So What Are You Doing About It!
by Trish Beckjord, RLA
It’s Pollinator Month! And I’ve just finally taken the Million Pollinator Garden Challenge posted by the National Pollinator Garden Network and registered my own little garden with in honor of this very important celebration. My garden is one of 695,591 that have registered so far. What a great map!
Look at the gardens that have taken the Million Pollinator Garden challenge. Are you one of these?
We are also right in the middle of Pollinator Week! In 2012, I took the first steps to create a native garden in my front yard.
The dead grass shows the outline of the native garden to be!
In this image you can see the small corner by the driveway that I had planted with natives (very small!), and the Musclewood (Carpinus carolinana) I had planted the previous fall because I love this tree and it’s fall color when I saw it in the nursery was beautiful! Musclewood, or Blue Beech as it is also called, also supports a variety of insects, birds and small mammals. Illinois Wildflowers is a good reference.
Musclewood (Carpinus caroliniana) Close-up of fall color. How can you resist this! A beautiful small native tree in all seasons!
Then I finally took the step! Six years later the garden still a work in progress (aren’t they all?), but one that I am enjoying…
The Musclewood – and the rest of the front yard garden – are all doing well as this early July 2017 photo shows. Rough Blazing Star and Swamp Milkweed are still to come as are the asters.
A snapshot of a portion of the backyard garden now with Foxglove Beardtongue and Sand Coreopsis in bloom. Eastern Beebalm has just finished and Pale Purple Coneflower is about to start. Remember Cues to Care?
Now that the front and back yard gardens are planted, I’ve been thinking for a while that I should take time to create a spreadsheet of the native plants I’ve included and the pollinators they support. So for Pollinator Week, I’ve just created my list. Whoa! I have more than 75 native wildflower, grass, sedge, tree and shrub species planted in my garden! Not having kept track over the past 6 years, this is a nice surprise!
Completing the spreadsheet of the pollinators supported by all these native species though will take a number of hours, too long for this article. But I can tell you that having reviewed only 11 plants in not any particular order, here are the pollinators those species support…
Bees: Long-Horned, Sweat, Green Sweat, Cuckoo, Bumble, Mining, Small Resin, Carpenter, Yellow-faced, Cellophane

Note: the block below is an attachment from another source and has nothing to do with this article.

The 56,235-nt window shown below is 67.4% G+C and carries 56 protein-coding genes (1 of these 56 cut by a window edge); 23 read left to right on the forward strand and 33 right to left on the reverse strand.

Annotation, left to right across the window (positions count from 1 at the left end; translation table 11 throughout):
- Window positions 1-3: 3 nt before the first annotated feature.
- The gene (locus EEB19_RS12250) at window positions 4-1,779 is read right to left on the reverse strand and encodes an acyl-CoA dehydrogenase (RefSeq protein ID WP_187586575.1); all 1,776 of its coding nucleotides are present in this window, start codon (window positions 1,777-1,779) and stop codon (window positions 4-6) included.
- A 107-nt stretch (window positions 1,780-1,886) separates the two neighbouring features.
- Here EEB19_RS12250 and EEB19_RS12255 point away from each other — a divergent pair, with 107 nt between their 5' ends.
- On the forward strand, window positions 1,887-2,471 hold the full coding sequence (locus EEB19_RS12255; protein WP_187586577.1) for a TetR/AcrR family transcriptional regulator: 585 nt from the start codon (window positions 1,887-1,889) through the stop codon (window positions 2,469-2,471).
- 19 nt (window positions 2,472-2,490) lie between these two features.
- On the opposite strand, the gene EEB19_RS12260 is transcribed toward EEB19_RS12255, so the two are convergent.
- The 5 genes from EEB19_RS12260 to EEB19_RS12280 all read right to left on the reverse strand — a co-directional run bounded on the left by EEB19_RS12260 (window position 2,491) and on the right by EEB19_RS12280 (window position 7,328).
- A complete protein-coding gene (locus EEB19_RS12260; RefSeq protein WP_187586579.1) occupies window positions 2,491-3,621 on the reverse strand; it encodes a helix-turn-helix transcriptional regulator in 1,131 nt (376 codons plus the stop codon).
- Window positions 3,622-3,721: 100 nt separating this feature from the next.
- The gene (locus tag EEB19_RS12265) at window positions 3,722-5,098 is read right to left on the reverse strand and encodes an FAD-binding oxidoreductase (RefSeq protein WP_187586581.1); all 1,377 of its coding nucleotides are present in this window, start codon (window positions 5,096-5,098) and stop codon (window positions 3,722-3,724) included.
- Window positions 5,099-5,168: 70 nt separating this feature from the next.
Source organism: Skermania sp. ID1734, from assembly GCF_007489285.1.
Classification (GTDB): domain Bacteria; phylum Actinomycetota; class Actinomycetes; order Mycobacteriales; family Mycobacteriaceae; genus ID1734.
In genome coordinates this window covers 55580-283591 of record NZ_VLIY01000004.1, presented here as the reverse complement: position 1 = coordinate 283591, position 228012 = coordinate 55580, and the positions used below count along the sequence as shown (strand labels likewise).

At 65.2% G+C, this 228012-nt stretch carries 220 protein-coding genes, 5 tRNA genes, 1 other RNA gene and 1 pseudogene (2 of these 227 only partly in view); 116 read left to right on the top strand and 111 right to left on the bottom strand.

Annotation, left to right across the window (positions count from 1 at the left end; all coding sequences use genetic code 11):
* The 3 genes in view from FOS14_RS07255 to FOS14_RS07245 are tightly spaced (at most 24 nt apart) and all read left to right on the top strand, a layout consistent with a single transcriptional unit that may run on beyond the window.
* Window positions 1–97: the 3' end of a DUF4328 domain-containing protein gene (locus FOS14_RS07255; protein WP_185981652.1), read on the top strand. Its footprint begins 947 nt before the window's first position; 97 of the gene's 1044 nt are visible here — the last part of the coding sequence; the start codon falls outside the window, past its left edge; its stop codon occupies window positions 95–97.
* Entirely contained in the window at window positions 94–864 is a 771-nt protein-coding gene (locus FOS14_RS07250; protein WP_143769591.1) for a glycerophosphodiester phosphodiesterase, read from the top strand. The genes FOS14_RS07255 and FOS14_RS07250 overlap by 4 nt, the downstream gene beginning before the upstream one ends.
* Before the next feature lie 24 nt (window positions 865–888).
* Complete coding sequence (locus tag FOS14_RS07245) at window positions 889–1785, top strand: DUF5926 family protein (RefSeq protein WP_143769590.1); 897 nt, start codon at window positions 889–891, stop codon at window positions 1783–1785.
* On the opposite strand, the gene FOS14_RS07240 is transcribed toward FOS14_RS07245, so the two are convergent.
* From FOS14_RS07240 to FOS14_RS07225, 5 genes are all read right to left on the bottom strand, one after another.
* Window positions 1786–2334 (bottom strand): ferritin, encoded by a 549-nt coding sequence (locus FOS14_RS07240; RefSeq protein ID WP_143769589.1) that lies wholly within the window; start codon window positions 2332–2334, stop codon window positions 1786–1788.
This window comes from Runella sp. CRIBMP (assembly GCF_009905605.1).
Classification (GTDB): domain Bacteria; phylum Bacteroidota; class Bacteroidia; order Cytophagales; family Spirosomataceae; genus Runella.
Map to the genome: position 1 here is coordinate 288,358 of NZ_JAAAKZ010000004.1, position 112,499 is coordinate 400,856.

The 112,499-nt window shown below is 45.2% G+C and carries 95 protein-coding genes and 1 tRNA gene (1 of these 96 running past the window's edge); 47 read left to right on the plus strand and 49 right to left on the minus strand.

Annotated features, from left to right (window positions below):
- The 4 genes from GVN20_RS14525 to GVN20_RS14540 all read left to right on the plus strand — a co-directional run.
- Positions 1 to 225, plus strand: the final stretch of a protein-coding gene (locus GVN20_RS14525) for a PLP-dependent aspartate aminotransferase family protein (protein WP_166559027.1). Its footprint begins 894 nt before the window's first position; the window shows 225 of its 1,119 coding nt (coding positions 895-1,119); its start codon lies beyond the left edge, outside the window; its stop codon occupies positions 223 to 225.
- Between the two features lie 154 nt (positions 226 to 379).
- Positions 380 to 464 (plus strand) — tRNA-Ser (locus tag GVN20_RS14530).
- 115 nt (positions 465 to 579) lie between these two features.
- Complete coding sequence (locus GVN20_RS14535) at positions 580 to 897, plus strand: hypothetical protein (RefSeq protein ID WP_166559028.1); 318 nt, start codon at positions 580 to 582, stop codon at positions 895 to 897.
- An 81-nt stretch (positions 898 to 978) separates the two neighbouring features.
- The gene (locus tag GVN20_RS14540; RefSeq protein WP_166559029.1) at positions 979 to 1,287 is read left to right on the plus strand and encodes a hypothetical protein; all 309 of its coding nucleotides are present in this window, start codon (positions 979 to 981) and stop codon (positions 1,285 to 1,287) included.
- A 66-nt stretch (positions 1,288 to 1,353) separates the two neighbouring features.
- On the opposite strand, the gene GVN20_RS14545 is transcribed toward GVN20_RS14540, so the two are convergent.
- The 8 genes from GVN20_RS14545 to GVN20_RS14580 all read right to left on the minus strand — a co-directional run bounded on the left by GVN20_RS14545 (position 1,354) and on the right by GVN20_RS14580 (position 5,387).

Flies: Bee Flies, Syrphid, Tachinid, Soldier
Beetles: Soldier, Banded Long-horned, Wedge-shaped
Butterflies: Sulphurs, Skippers, Monarchs, Viceroys, Red Admirals, Swallowtails, Fritallaries, Southern Dogface, Painted Ladies, Common Wood Nymphs
And, within these 11 plant species nine are a host plant (3 are milkweeds), and 5 have specialist bee relationships. What a richness of life! The reference I’m using is Heather Holm’s book Pollinators of Native Plants.
Now I know I am not likely to get a Regal Fritillary in my garden even with violets (the larval host food) in my garden. This butterfly’s status in Illinois is State Threatened after all. But they are oh so beautiful!
In addition, my garden is the only one around me that provides the range of pollinator support that could be offered to so many of these species. So why should a Fritillary fly across miles of non-habitat to get to my little yard? The point is, of course, that if more of us got together, my chances of attracting such a beauty would increase as would yours.
The website Butterflies and Dragonflies of Illinois states there are about 140 butterfly species in Illinois. Wouldn’t it be wonderful if all of us could plant at least a small native garden that when coupled with others of our neighbors would create a more welcoming habitat for these wonderful and important creatures!
If you’d like to add your own little slice of heaven to the count just go to the Million Pollinator Garden Challenge. Let’s get to that one million number! Otherwise, I hope reading this post about my own small example will encourage you to do more in your own yard. We all need to stand up and “bee” counted!
June view of the Pollinator Garden at The Conservation Foundation’s McDonald Farm.
Some Helpful References
Bee and Pollinator Books by Heather Holm. Link into her Facebook page for more great information.
Wisconsin Butterflies Also a helpful site. After all, butterflies don’t pay attention to state lines! Look for those sighting in southern Wisconsin unless you are travelling up north…
Butterflies and Moths of North America. Here is a link to images of those found in Illinois: Butterflies and Moths: not the most user-friendly site.